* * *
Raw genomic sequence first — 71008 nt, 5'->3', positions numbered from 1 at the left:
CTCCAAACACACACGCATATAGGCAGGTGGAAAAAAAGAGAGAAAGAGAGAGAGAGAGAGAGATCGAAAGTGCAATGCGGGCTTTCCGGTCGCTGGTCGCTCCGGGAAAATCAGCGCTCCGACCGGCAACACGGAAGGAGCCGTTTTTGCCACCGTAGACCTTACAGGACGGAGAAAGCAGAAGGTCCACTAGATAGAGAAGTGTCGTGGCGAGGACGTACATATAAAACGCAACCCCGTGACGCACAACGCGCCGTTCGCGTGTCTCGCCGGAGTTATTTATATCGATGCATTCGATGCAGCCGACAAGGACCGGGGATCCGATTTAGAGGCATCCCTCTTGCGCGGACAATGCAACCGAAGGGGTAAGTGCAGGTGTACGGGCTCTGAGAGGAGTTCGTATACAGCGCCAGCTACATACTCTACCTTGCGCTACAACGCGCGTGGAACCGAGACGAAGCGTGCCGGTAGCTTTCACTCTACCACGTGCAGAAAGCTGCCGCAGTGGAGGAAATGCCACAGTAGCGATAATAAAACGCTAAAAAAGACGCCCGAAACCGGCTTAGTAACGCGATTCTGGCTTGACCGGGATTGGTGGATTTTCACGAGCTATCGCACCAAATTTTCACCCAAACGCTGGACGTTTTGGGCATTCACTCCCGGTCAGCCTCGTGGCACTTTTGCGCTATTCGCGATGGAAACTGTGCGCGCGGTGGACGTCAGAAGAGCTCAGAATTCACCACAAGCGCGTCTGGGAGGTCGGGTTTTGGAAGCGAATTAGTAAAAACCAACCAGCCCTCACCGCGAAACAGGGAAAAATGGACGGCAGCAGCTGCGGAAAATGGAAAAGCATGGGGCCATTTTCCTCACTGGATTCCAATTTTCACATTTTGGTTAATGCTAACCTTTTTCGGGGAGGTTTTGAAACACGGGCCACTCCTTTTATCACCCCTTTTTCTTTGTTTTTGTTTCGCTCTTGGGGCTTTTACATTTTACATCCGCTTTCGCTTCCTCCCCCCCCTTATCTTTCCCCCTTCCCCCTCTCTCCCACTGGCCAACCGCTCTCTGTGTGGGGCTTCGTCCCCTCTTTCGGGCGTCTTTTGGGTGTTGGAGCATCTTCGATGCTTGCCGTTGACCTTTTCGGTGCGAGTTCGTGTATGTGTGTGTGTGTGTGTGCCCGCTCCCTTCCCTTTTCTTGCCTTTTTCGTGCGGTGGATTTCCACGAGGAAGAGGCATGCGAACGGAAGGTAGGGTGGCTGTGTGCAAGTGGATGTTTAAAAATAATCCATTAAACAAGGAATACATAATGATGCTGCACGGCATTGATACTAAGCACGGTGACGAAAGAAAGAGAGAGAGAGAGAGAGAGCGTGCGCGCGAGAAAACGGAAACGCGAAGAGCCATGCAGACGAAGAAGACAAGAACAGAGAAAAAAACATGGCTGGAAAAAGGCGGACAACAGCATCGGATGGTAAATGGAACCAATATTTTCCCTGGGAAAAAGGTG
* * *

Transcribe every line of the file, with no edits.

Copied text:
Raw genomic sequence first — 71008 nt, 5'->3', positions numbered from 1 at the left:
CTCCAAACACACACGCATATAGGCAGGTGGAAAAAAAGAGAGAAAGAGAGAGAGAGAGAGAGATCGAAAGTGCAATGCGGGCTTTCCGGTCGCTGGTCGCTCCGGGAAAATCAGCGCTCCGACCGGCAACACGGAAGGAGCCGTTTTTGCCACCGTAGACCTTACAGGACGGAGAAAGCAGAAGGTCCACTAGATAGAGAAGTGTCGTGGCGAGGACGTACATATAAAACGCAACCCCGTGACGCACAACGCGCCGTTCGCGTGTCTCGCCGGAGTTATTTATATCGATGCATTCGATGCAGCCGACAAGGACCGGGGATCCGATTTAGAGGCATCCCTCTTGCGCGGACAATGCAACCGAAGGGGTAAGTGCAGGTGTACGGGCTCTGAGAGGAGTTCGTATACAGCGCCAGCTACATACTCTACCTTGCGCTACAACGCGCGTGGAACCGAGACGAAGCGTGCCGGTAGCTTTCACTCTACCACGTGCAGAAAGCTGCCGCAGTGGAGGAAATGCCACAGTAGCGATAATAAAACGCTAAAAAAGACGCCCGAAACCGGCTTAGTAACGCGATTCTGGCTTGACCGGGATTGGTGGATTTTCACGAGCTATCGCACCAAATTTTCACCCAAACGCTGGACGTTTTGGGCATTCACTCCCGGTCAGCCTCGTGGCACTTTTGCGCTATTCGCGATGGAAACTGTGCGCGCGGTGGACGTCAGAAGAGCTCAGAATTCACCACAAGCGCGTCTGGGAGGTCGGGTTTTGGAAGCGAATTAGTAAAAACCAACCAGCCCTCACCGCGAAACAGGGAAAAATGGACGGCAGCAGCTGCGGAAAATGGAAAAGCATGGGGCCATTTTCCTCACTGGATTCCAATTTTCACATTTTGGTTAATGCTAACCTTTTTCGGGGAGGTTTTGAAACACGGGCCACTCCTTTTATCACCCCTTTTTCTTTGTTTTTGTTTCGCTCTTGGGGCTTTTACATTTTACATCCGCTTTCGCTTCCTCCCCCCCCTTATCTTTCCCCCTTCCCCCTCTCTCCCACTGGCCAACCGCTCTCTGTGTGGGGCTTCGTCCCCTCTTTCGGGCGTCTTTTGGGTGTTGGAGCATCTTCGATGCTTGCCGTTGACCTTTTCGGTGCGAGTTCGTGTATGTGTGTGTGTGTGTGTGCCCGCTCCCTTCCCTTTTCTTGCCTTTTTCGTGCGGTGGATTTCCACGAGGAAGAGGCATGCGAACGGAAGGTAGGGTGGCTGTGTGCAAGTGGATGTTTAAAAATAATCCATTAAACAAGGAATACATAATGATGCTGCACGGCATTGATACTAAGCACGGTGACGAAAGAAAGAGAGAGAGAGAGAGAGAGCGTGCGCGCGAGAAAACGGAAACGCGAAGAGCCATGCAGACGAAGAAGACAAGAACAGAGAAAAAAACATGGCTGGAAAAAGGCGGACAACAGCATCGGATGGTAAATGGAACCAATATTTTCCCTGGGAAAAAGGTG